Doctors at the Lagos University Teaching Hospital, Idi-Araba, are not taking part in a nationwide strike embarked upon by public health workers, the president of the hospital’s Association of Resident Doctors, Moronkola Ramon, has said.
Mr. Ramon made the assertion in an interview with the News Agency of Nigeria, NAN, in Lagos on Monday.
Non-doctors under the aegis of the Joint Health Sector Union, JOHESU, had on November 12, 2014 embarked on indefinite strike to press its demands.
Their demands include the non-implementation of a welfare agreement with the Federal Government and recognition of the health workers as consultants within the hospital.
Mr. Ramon said “To set the record straight, doctors in LUTH, and other hospitals in Lagos and across the country are not on strike.
“We are always at our duty posts and have been taking our calls. We are committed to the emergence of an efficient and sustainable health system for the benefit of all Nigerians,” Mr. Ramon said.
“Our well documented willingness to bend over backwards to deliver healthcare in the face of sometimes, daunting challenges, is evident of this commitment to the wellbeing of Nigerians.”
He said though, the smooth operation of the hospital had been challenged by the absence of the striking allied health workers; the doctors were still performing their duties.
“Since the commencement of JOHESU strike, the power supply has become more unreliable; consumables and equipment were locked away by the striking workers.
“However, we have been able to keep the hospital running to the best of our ability.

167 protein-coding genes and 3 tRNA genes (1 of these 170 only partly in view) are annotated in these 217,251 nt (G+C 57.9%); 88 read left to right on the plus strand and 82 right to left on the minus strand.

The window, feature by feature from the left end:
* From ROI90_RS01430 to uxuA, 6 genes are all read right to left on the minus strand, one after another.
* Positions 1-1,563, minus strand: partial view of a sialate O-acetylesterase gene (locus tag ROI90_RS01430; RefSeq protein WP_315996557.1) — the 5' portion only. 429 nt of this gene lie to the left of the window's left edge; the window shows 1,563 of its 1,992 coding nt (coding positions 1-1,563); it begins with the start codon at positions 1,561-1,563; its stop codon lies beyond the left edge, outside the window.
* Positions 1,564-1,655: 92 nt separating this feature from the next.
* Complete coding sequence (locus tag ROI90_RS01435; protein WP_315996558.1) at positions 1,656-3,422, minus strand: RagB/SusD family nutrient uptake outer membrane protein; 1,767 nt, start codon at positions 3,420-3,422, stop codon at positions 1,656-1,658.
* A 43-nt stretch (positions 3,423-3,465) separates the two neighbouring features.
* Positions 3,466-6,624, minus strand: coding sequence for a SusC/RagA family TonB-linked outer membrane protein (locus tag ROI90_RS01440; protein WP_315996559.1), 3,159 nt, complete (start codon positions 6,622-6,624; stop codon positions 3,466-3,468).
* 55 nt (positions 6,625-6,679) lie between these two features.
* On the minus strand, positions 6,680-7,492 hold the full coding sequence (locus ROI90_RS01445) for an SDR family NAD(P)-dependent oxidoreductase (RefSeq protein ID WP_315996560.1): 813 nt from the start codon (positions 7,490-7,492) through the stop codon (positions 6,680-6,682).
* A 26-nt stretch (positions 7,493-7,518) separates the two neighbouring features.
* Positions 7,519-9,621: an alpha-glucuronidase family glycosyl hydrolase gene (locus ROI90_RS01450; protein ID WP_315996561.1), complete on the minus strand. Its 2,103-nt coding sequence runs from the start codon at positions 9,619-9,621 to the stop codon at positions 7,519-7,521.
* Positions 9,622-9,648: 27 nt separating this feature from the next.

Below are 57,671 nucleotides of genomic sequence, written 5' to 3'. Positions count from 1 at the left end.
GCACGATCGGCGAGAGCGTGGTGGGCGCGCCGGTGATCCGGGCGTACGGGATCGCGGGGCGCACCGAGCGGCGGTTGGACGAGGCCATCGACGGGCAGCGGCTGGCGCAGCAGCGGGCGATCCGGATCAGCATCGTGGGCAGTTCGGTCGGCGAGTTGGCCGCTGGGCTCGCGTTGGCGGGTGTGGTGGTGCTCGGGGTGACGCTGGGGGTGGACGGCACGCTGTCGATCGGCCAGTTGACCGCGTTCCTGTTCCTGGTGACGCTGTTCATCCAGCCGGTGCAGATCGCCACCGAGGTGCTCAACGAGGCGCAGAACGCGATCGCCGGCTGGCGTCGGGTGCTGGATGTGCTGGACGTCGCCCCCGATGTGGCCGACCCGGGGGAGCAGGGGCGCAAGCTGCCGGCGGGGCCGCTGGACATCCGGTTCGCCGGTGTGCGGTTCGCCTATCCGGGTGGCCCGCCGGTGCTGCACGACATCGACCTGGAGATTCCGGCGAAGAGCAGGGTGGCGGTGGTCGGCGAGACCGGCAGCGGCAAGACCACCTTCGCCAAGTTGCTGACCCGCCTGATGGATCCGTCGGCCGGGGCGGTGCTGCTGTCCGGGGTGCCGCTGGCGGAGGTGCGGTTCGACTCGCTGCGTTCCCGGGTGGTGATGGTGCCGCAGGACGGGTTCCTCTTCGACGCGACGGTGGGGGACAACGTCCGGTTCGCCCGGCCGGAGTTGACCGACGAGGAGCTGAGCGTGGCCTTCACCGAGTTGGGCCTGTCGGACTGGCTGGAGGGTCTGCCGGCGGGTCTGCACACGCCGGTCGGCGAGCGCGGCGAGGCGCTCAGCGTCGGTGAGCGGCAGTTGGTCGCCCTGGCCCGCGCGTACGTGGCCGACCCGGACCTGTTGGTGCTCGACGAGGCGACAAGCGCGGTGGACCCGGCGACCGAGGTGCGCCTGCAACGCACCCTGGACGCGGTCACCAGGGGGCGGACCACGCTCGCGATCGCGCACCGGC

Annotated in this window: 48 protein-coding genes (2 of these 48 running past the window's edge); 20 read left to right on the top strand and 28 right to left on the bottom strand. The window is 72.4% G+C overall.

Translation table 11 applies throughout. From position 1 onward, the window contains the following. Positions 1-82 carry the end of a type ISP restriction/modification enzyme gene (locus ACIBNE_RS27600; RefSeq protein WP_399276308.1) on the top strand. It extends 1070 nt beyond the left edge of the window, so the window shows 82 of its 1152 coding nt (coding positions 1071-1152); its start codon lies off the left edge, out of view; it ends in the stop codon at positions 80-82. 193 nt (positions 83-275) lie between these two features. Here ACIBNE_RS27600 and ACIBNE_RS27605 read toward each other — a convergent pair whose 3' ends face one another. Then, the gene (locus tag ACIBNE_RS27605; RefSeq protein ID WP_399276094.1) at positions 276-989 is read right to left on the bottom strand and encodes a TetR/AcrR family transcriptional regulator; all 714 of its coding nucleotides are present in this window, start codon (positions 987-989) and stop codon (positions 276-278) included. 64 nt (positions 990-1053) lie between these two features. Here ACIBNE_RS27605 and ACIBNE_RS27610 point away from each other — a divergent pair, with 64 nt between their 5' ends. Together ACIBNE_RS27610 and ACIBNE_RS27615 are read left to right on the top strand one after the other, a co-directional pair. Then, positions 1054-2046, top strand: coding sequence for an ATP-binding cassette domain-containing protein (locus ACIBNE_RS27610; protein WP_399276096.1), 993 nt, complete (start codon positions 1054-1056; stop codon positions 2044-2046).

“For instance, as a senior registrar in the cardiology unit, I know the consultants and residents in the unit attend to over 50 patients during our clinic which almost equals the number we usually see,” he said.
Mr. Ramon, however, complained that the striking health workers had been enjoying incentives which doctors were normally deprived of any time they embarked on strike.
“It is ironic that the striking JOHESU workers have been receiving incentives to continue their strike because they were paid December salaries well ahead of Christmas, while doctors in LUTH have not been paid.
“Perhaps, more perplexing is the fact that doctors in the University College Hospital (UCH), Ibadan, have not received their November and December salaries.
“This unpalatable scenario is what is happening in other centres across the country.
“We see this paradox of no work with pay for JOHESU members, but work without pay for doctors as a grievous injustice,” he said.
Mr. Ramon appealed to the striking health workers to call off their strike for the sake of the wellbeing of Nigerians.
He urged the Federal Government to decisively tackle the challenges facing the nation’s health sector to end the serial and unnecessary disruption of health services in the government-owned hospitals.